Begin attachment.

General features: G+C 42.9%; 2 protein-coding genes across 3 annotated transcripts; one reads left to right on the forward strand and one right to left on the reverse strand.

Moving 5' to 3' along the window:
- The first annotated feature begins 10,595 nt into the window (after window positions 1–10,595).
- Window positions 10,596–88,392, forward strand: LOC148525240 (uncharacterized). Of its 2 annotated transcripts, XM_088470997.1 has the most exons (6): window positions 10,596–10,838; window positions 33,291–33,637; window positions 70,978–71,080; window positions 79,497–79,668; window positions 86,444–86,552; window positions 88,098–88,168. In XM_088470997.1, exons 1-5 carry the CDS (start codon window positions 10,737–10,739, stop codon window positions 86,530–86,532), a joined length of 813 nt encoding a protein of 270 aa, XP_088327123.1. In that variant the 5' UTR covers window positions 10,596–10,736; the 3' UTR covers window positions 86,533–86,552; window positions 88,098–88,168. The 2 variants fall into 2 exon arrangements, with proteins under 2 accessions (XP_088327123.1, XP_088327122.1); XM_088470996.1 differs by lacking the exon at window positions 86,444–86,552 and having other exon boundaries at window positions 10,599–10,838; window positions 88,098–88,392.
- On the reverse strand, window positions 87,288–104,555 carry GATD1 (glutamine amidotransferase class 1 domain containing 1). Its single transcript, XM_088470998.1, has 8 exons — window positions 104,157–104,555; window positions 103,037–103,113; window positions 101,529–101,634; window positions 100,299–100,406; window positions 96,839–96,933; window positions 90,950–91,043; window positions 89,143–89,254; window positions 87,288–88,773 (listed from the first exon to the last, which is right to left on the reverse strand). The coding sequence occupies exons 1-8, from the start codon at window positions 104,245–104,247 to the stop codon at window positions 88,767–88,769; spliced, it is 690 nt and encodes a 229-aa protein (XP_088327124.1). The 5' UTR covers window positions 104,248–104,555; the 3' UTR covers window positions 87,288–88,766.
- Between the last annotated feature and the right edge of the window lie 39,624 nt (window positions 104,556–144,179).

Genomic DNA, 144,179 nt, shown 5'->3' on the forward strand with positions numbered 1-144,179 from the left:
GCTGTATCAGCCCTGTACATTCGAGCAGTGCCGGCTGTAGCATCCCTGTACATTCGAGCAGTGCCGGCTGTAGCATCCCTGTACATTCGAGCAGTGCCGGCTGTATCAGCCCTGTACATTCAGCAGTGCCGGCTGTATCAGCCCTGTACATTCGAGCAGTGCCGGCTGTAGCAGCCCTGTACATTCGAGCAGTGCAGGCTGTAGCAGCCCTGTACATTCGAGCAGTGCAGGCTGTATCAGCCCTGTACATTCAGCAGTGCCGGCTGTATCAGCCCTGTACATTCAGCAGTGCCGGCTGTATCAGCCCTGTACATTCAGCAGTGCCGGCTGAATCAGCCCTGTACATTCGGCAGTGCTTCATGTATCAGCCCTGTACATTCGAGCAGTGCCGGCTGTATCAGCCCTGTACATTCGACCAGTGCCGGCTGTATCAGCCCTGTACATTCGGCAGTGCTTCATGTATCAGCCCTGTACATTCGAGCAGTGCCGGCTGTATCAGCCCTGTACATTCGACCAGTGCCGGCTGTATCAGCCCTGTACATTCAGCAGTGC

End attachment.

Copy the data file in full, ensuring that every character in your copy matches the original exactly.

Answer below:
General features: G+C 42.9%; 2 protein-coding genes across 3 annotated transcripts; one reads left to right on the forward strand and one right to left on the reverse strand.

Moving 5' to 3' along the window:
- The first annotated feature begins 10,595 nt into the window (after window positions 1–10,595).
- Window positions 10,596–88,392, forward strand: LOC148525240 (uncharacterized). Of its 2 annotated transcripts, XM_088470997.1 has the most exons (6): window positions 10,596–10,838; window positions 33,291–33,637; window positions 70,978–71,080; window positions 79,497–79,668; window positions 86,444–86,552; window positions 88,098–88,168. In XM_088470997.1, exons 1-5 carry the CDS (start codon window positions 10,737–10,739, stop codon window positions 86,530–86,532), a joined length of 813 nt encoding a protein of 270 aa, XP_088327123.1. In that variant the 5' UTR covers window positions 10,596–10,736; the 3' UTR covers window positions 86,533–86,552; window positions 88,098–88,168. The 2 variants fall into 2 exon arrangements, with proteins under 2 accessions (XP_088327123.1, XP_088327122.1); XM_088470996.1 differs by lacking the exon at window positions 86,444–86,552 and having other exon boundaries at window positions 10,599–10,838; window positions 88,098–88,392.
- On the reverse strand, window positions 87,288–104,555 carry GATD1 (glutamine amidotransferase class 1 domain containing 1). Its single transcript, XM_088470998.1, has 8 exons — window positions 104,157–104,555; window positions 103,037–103,113; window positions 101,529–101,634; window positions 100,299–100,406; window positions 96,839–96,933; window positions 90,950–91,043; window positions 89,143–89,254; window positions 87,288–88,773 (listed from the first exon to the last, which is right to left on the reverse strand). The coding sequence occupies exons 1-8, from the start codon at window positions 104,245–104,247 to the stop codon at window positions 88,767–88,769; spliced, it is 690 nt and encodes a 229-aa protein (XP_088327124.1). The 5' UTR covers window positions 104,248–104,555; the 3' UTR covers window positions 87,288–88,766.
- Between the last annotated feature and the right edge of the window lie 39,624 nt (window positions 104,556–144,179).

Genomic DNA, 144,179 nt, shown 5'->3' on the forward strand with positions numbered 1-144,179 from the left:
GCTGTATCAGCCCTGTACATTCGAGCAGTGCCGGCTGTAGCATCCCTGTACATTCGAGCAGTGCCGGCTGTAGCATCCCTGTACATTCGAGCAGTGCCGGCTGTATCAGCCCTGTACATTCAGCAGTGCCGGCTGTATCAGCCCTGTACATTCGAGCAGTGCCGGCTGTAGCAGCCCTGTACATTCGAGCAGTGCAGGCTGTAGCAGCCCTGTACATTCGAGCAGTGCAGGCTGTATCAGCCCTGTACATTCAGCAGTGCCGGCTGTATCAGCCCTGTACATTCAGCAGTGCCGGCTGTATCAGCCCTGTACATTCAGCAGTGCCGGCTGAATCAGCCCTGTACATTCGGCAGTGCTTCATGTATCAGCCCTGTACATTCGAGCAGTGCCGGCTGTATCAGCCCTGTACATTCGACCAGTGCCGGCTGTATCAGCCCTGTACATTCGGCAGTGCTTCATGTATCAGCCCTGTACATTCGAGCAGTGCCGGCTGTATCAGCCCTGTACATTCGACCAGTGCCGGCTGTATCAGCCCTGTACATTCAGCAGTGC